20 May 2005

How to break the 2nd law and (almost) get away with it

I had been ruminating about writing something along these lines and the post I read this morning about the American thermodynamicist J. W. Gibbs over at the Culture of Chemistry provided the impetus.

Gibbs' name is immortalized as "G", the symbol for "free energy". In P. W. Atkins' words, the free energy of a process, given by the following equation, is its single most important thermodynamic property1.

Free energy change = Total energy change - (Temperature x Entropy change)

For any process to be spontaneous, its free energy must decrease. In other words, the change in free energy must be a negative quantity.

If you look at the free energy equation carefully, you will see that there are three combinations that will result in negative changes in free energy2:

1. The entropy increases and the total energy decreases. In other words, both terms on the right hand side of the equation are negative quantities.

2. Both the entropy and the total energy increase, but the absolute value of (temperature x entropy change) is greater than the absolute value of the total energy change, so that the net change in free energy is still negative.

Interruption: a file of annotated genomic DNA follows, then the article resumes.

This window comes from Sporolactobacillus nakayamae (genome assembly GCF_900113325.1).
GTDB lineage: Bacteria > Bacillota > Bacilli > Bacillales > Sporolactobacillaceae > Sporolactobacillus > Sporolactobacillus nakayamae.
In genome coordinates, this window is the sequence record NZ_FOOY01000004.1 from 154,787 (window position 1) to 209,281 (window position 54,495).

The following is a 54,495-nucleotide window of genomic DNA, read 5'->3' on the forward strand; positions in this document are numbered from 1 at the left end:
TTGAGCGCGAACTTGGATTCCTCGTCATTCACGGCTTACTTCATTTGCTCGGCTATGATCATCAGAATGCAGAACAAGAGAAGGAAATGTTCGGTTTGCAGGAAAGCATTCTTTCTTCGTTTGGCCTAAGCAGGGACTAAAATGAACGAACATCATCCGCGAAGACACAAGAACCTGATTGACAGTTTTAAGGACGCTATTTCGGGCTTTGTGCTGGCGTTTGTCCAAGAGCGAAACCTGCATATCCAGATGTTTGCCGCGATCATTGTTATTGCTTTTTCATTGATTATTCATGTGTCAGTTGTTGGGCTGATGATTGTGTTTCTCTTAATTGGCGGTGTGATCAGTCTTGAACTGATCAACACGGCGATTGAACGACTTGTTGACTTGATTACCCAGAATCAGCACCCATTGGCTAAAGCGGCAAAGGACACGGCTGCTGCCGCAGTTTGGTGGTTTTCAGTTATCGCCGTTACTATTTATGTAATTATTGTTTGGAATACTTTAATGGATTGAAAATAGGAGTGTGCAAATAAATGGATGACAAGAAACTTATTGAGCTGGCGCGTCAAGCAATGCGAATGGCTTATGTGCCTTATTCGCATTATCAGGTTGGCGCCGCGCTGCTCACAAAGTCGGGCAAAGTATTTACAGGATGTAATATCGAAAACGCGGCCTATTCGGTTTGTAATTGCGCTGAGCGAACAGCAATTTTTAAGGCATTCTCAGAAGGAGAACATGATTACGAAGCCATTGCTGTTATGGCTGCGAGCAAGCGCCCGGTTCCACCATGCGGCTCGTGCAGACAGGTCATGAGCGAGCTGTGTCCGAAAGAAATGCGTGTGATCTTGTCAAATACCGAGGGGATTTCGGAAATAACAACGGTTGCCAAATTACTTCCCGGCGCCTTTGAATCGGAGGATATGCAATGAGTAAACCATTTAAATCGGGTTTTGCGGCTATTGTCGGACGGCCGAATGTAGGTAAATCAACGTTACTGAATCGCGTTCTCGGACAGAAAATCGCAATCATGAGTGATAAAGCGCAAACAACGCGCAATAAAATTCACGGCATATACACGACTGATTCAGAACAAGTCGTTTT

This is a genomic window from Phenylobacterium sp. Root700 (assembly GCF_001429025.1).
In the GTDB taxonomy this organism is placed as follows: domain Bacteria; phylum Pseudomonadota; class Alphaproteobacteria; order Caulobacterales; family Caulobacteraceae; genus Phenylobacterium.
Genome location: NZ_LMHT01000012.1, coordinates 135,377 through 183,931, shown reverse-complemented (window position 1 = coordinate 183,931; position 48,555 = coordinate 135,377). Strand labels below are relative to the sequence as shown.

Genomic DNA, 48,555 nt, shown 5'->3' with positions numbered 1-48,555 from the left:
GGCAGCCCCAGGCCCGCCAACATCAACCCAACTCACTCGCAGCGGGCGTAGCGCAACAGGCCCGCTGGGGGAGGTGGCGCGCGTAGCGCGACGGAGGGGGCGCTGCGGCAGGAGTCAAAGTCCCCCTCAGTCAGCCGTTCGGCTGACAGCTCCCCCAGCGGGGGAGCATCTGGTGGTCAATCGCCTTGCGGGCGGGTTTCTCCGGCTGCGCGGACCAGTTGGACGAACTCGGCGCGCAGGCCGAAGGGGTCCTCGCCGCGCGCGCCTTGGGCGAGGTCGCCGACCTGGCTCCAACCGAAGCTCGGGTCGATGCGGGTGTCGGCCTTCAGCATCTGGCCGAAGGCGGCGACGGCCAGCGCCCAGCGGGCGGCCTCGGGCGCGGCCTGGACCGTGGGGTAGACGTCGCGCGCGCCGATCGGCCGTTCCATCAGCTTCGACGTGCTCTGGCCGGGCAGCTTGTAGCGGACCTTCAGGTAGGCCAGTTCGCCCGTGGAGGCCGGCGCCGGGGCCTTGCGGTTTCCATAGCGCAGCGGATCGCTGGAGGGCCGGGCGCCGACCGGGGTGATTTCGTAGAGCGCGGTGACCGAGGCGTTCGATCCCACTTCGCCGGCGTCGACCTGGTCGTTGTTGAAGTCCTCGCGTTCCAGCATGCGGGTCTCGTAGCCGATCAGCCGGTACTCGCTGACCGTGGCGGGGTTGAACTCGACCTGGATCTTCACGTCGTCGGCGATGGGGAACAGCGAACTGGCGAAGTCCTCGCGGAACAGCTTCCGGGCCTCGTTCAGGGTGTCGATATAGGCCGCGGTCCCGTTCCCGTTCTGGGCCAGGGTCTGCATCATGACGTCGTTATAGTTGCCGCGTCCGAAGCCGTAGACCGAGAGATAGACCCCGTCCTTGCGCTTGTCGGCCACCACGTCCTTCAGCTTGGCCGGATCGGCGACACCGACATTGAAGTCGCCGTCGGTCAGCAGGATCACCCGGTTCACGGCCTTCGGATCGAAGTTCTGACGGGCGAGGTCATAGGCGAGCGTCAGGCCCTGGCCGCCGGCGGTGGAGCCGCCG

3. Both the entropy and the total energy decrease, but the absolute value of the total energy change is greater than the absolute value of (temperature x entropy change), so that the net change in free energy is still negative.

Here is one way of expressing the famous 2nd law of thermodynamics (again, from Atkins): Natural processes are accompanied by an increase in the entropy of the universe.

Now, if you go back and read the possibility #3 that I listed above, you will see that it applies to a process during which the entropy is actually decreasing. So, is the process breaking the 2nd law? It may seem that way, but it is not.

What is happening is that to satisfy the requirement that the change in Gibbs' free energy be negative, the process is releasing heat to its surroundings. The released heat is increasing disorder in the surroundings by making the components of the surroundings move faster, so to speak. And increased disorder means increased entropy. Therefore, the net change in the entropy of the universe is still an increase. No law is broken, everyone is happy.

There is, however, a way to avoid the 2nd law. But that comes with a heavy price to pay. I will leave that to a future post.


1. My definitions and notations follow Atkins, P.W. 1984. The 2nd Law. W.H. Freeman & Co.
2. For simplicity, let's assume that the temperature is always positive.

No comments: